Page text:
18 Underrated Golf Destinations You Probably Haven't Considered

For golfers, smacking a small ball hundreds of yards around expanses of land isn't so much a sport as a lifestyle choice. Players of golf, which is believed to have been invented in Scotland, near the city of Edinburgh, find themselves inexplicably drawn to its subtle charms. Whether it's the simple enjoyment of being outdoors for extended periods of time, the feeling of no two games ever being the same because of variations in wind, air temperature, humidity, and light, or the infinite, and yet minute, calculations required to get the ball to its final resting place (the hole), golf manages to maintain a stranglehold on anyone that plays. 

This much is evident from the massive number of devotees and the handsome selection of gorgeous courses in popular golfing destinations, but sometimes golfers want to roam a course that's a little unfamiliar, off the beaten path. Using a mixture of our global hop-scotching intelligence, first-hand knowledge of golf's usual suspects, and ranking from a selection of golfing sites, we've put together a list of destinations that are undiscovered gems.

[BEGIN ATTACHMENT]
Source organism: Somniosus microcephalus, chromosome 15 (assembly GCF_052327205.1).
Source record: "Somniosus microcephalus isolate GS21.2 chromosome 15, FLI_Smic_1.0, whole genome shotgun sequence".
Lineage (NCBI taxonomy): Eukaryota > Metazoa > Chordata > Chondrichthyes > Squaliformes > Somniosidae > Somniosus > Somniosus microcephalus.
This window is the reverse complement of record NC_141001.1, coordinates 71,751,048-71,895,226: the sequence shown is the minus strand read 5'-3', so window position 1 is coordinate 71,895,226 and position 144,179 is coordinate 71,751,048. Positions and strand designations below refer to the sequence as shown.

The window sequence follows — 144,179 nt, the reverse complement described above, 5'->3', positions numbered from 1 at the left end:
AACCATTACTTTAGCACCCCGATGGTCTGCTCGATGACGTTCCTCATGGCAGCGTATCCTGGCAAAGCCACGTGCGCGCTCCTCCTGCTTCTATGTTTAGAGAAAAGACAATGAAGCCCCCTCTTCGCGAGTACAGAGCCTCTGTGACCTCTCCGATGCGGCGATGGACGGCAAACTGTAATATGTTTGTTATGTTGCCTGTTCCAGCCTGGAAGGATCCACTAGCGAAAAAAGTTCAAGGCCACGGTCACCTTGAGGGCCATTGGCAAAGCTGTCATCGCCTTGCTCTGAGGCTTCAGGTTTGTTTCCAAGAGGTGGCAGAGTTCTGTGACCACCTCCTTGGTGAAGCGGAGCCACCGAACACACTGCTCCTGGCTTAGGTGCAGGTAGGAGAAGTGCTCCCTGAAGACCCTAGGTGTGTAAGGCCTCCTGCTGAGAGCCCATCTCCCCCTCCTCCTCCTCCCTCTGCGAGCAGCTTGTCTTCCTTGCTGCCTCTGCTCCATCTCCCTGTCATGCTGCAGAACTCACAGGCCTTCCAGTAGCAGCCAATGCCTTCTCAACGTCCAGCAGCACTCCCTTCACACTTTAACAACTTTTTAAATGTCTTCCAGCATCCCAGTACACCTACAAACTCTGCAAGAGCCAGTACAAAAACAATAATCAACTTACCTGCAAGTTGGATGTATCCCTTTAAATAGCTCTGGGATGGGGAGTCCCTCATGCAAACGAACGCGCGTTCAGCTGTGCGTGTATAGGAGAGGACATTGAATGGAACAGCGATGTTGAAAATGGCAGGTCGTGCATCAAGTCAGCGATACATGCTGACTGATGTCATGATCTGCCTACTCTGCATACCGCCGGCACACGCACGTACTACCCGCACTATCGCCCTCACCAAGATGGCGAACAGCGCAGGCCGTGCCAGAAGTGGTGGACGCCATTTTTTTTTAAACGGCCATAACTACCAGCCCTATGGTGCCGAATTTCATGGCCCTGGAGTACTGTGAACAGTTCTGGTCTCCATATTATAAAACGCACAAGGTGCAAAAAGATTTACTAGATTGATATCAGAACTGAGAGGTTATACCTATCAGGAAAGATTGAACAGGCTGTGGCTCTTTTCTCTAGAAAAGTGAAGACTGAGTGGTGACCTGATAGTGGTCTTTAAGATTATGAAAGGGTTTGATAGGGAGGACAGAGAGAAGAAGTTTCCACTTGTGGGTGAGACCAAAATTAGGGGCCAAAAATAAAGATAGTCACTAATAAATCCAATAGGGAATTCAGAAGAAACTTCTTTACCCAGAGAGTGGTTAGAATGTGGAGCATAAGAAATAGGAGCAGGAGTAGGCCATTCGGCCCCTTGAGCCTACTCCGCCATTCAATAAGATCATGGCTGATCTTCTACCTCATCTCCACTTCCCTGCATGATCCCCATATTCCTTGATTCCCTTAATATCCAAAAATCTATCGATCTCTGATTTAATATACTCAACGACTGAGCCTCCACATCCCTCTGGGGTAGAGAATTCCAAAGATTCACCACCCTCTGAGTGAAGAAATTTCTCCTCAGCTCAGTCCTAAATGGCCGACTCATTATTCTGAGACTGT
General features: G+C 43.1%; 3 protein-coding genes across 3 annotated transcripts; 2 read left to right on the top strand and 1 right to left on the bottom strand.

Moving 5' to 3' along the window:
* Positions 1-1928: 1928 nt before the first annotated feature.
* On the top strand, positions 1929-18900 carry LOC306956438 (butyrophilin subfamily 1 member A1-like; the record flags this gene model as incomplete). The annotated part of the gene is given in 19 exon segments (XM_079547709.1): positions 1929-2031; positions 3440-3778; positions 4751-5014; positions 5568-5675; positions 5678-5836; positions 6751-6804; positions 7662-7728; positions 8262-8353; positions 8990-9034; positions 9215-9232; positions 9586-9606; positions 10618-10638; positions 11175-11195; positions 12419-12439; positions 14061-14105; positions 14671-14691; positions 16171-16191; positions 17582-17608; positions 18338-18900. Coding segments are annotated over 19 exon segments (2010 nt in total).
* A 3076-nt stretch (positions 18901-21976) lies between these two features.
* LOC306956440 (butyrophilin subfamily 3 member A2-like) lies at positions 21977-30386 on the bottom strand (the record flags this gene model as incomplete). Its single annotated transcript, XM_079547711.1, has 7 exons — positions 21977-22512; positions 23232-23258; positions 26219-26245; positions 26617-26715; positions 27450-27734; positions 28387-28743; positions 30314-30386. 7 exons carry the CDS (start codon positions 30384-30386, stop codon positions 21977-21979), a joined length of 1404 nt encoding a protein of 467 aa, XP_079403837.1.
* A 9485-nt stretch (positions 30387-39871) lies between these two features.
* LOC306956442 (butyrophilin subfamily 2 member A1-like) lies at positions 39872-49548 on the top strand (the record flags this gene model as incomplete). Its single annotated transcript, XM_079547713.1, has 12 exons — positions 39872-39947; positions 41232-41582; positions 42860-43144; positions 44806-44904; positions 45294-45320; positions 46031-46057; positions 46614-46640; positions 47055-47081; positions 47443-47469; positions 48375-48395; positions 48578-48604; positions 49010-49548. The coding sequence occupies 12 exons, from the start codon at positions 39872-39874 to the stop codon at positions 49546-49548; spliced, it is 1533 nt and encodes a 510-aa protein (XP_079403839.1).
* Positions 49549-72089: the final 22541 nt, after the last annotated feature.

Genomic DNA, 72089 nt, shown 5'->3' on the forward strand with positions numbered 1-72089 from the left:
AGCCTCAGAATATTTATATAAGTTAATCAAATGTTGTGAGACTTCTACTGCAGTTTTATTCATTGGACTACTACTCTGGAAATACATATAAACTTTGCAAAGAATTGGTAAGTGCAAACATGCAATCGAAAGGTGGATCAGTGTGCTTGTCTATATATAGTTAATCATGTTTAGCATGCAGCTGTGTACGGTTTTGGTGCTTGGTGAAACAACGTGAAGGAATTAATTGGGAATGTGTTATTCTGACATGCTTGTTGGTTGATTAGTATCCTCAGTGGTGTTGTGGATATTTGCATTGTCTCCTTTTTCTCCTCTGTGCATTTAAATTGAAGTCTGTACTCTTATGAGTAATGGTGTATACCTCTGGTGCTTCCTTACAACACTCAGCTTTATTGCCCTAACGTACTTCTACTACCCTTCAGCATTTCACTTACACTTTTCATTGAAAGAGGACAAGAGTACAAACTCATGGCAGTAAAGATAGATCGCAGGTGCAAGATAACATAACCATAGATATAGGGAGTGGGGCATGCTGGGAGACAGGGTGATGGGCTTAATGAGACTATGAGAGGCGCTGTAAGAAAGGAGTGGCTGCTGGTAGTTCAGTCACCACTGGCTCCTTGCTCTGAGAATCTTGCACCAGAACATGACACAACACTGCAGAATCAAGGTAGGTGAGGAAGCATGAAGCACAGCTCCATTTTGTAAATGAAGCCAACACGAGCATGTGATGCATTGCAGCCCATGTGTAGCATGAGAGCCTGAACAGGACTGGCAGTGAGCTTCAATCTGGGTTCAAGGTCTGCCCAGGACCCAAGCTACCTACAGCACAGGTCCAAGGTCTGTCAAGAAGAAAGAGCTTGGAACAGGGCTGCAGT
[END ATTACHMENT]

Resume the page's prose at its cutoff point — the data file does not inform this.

Belek, Turkey

Look at a map of this coastal town near Antalya, and you'll see swathes of green set parallel to the shoreline, set back a short distance from the beach. This contrast in color doesn't relate to expanses of forest or artfully landscaped parks but to golf courses that are notable for their numbers — Belek has many to choose from. Several courses are tied to the exquisite resorts, making it easy for guests to combine a vacation that takes advantage of beaches and bunkers. 

The Cornelia Golf Club was designed by British legend Sir Nick Faldo and is part of Cornelia Hotels & Golf & Spa, a large resort where some rooms come with views of the fairways. Visitors to the course can look forward to 27 holes of driving, pitching, putting, and pleasure. Belek also has some gorgeous beaches, sweeping stretches of sand the color of honey, and shimmering turquoise waters out front.

Bend, Oregon

Located around 170 miles south of Portland, Bend is known for its great adventure activities. Visitors can find sports that will get the heart pumping, the blood flowing, and the calories burning. This is a city with great skiing, rafting, rock climbing, caving, snowmobiling, mountain biking, hiking, and so much more. For a more relaxing adventure, there is also excellent golf, with a wide choice of courses in and around the town.